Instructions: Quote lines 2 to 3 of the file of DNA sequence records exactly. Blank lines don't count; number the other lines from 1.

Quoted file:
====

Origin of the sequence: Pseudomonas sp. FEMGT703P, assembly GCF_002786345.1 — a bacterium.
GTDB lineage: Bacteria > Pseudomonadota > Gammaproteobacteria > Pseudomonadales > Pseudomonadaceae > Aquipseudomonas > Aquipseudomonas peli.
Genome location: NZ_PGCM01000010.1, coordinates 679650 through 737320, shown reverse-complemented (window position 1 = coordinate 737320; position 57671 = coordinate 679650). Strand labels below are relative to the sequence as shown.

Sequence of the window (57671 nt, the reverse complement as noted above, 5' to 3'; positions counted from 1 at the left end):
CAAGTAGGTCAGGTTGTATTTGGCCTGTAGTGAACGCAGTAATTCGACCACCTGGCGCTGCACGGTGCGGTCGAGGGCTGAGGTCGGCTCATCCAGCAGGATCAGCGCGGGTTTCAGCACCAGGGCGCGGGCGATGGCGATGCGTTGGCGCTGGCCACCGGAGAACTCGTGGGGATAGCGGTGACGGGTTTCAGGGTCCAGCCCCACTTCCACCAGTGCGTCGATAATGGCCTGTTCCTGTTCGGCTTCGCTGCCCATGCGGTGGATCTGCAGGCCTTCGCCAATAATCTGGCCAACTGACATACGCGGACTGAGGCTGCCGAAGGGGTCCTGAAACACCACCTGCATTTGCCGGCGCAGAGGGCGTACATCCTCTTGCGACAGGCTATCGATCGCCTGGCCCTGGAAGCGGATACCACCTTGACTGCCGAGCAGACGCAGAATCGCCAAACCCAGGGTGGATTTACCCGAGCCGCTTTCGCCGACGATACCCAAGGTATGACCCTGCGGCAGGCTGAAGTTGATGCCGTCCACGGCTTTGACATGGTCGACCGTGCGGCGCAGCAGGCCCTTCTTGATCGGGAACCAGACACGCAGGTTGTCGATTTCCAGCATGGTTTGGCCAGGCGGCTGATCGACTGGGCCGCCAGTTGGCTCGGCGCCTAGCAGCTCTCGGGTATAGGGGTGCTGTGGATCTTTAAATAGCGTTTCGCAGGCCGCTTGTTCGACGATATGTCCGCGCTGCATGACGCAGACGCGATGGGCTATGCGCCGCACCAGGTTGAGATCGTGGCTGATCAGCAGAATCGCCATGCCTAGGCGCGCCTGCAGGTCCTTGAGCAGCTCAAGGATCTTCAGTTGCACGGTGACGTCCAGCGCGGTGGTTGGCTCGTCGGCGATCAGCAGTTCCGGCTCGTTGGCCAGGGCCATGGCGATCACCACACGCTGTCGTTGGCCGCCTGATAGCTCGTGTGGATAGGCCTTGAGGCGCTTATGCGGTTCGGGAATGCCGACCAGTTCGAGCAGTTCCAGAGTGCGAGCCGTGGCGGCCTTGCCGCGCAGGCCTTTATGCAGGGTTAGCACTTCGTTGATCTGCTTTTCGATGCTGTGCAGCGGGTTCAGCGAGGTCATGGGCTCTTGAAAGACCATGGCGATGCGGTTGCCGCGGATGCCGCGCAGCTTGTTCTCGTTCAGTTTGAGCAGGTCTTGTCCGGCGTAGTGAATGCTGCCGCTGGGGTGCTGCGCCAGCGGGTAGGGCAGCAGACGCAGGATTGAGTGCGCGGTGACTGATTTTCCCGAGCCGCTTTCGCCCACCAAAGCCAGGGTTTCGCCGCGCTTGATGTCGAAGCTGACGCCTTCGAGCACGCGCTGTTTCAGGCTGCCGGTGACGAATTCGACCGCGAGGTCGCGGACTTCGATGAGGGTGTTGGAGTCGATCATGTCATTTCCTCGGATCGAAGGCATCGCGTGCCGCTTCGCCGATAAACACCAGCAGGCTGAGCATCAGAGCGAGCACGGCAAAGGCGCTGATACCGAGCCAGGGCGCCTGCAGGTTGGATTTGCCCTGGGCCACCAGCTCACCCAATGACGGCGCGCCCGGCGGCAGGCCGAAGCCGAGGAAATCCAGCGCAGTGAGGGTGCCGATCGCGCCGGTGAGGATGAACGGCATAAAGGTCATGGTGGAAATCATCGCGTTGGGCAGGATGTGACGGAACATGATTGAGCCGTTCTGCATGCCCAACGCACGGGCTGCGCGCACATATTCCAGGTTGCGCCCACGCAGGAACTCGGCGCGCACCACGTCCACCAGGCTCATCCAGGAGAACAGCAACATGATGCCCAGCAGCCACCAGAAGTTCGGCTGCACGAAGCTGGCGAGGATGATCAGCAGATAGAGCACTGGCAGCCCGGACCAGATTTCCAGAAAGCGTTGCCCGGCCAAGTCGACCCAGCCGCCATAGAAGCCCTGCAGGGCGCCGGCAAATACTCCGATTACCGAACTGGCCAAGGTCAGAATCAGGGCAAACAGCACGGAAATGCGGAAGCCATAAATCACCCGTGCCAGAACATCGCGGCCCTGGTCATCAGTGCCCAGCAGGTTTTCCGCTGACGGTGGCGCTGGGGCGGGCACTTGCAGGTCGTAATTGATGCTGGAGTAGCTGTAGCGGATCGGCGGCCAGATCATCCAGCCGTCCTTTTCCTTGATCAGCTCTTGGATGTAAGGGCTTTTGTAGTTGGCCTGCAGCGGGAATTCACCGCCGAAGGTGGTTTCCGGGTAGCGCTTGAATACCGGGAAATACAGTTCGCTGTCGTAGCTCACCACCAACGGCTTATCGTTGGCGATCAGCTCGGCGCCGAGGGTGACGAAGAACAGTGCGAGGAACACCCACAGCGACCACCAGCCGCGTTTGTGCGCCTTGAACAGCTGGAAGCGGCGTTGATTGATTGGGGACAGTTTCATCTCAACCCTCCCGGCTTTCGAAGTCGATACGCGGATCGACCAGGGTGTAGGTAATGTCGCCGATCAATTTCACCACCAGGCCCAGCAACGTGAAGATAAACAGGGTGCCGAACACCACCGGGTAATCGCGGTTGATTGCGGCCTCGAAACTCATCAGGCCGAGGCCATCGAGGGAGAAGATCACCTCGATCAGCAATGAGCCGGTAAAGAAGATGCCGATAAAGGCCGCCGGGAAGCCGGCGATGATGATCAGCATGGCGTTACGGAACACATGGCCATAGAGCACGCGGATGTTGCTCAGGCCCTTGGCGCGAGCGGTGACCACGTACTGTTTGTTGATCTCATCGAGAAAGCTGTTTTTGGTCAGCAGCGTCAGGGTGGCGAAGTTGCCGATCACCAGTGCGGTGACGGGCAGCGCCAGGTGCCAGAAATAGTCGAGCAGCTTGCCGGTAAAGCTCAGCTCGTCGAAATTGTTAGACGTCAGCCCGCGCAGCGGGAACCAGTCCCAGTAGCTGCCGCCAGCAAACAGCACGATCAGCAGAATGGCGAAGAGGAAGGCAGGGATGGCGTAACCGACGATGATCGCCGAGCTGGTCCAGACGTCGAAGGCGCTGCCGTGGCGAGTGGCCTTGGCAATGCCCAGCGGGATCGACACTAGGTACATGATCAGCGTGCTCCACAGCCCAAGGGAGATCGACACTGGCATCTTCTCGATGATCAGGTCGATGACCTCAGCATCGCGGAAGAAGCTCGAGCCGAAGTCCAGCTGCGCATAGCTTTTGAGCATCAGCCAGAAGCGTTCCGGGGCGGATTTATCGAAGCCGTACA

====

GTDB lineage: Bacteria > Pseudomonadota > Gammaproteobacteria > Pseudomonadales > Pseudomonadaceae > Aquipseudomonas > Aquipseudomonas peli.
Genome location: NZ_PGCM01000010.1, coordinates 679650 through 737320, shown reverse-complemented (window position 1 = coordinate 737320; position 57671 = coordinate 679650). Strand labels below are relative to the sequence as shown.